Summarizing the findings, Dr. Lawless said that use of the laser creates more precise and more predictable corneal incisions. It can also be stated unequivocally that the capsulotomy created with the laser is more precise relative to a manual capsulorhexis and has equivalent if not better strength.

Dr. Lawless noted that there have been some studies suggesting that the laser-created capsulotomy is inferior in terms of smoothness of the cut surface.

However, that research was conducted with older laser technology and higher energies than are currently used. Results of a recent study [Mastropasqua L, et al. J Cataract Refract Surg. 2013;39:1581-1586] showed that irregularity of the cut surface was similar comparing manual and laser capsulotomies when the latter was performed with a low energy setting of just 7 microJ.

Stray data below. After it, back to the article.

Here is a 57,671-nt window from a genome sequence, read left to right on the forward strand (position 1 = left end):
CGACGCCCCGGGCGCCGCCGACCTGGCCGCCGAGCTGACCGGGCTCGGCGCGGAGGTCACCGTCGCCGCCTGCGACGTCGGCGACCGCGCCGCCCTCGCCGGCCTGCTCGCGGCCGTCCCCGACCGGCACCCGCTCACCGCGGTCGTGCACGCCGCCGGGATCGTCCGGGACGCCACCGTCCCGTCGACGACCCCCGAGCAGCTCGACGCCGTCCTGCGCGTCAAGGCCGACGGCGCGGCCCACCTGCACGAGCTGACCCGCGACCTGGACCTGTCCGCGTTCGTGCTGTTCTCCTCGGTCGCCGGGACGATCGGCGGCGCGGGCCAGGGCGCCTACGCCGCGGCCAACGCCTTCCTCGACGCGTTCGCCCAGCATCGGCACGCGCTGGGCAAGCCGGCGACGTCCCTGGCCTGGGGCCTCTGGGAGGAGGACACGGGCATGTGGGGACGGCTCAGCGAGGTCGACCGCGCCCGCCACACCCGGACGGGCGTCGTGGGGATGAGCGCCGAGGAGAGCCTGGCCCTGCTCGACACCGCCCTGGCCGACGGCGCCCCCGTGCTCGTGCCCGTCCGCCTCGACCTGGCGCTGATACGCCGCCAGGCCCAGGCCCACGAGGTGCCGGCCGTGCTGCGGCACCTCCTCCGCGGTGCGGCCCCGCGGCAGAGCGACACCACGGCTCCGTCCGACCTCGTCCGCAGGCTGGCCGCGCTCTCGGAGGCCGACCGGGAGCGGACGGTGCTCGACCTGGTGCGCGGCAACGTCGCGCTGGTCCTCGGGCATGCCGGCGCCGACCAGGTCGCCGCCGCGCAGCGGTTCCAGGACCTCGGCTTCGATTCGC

“We are now in a low energy environment with the use of our lasers, and many systems are even operating below 7 microJ,” Dr. Lawless said, adding that he expects the quality of the capsulotomy edge created with the laser will soon be as good or exceed that of the manual capsulorhexis for most systems. How edge quality relates to capsule integrity is still to be determined.

Multiple studies investigating the effect of laser-assisted surgery on ultrasound energy usage show effective phaco time is reduced 40% to 90% relative to a manual procedure. Moreover, the reduction in ultrasound energy has been directly related to a benefit for minimizing endothelial cell loss, according to several studies.

In addition, two studies and various case reports show macular thickening is reduced by use of the laser, and there are case series describing use of the laser to facilitate surgery in difficult cases, including eyes with white cataract, phacomorphic glaucoma, a corneal graft, and those requiring mechanical pupil enlargement.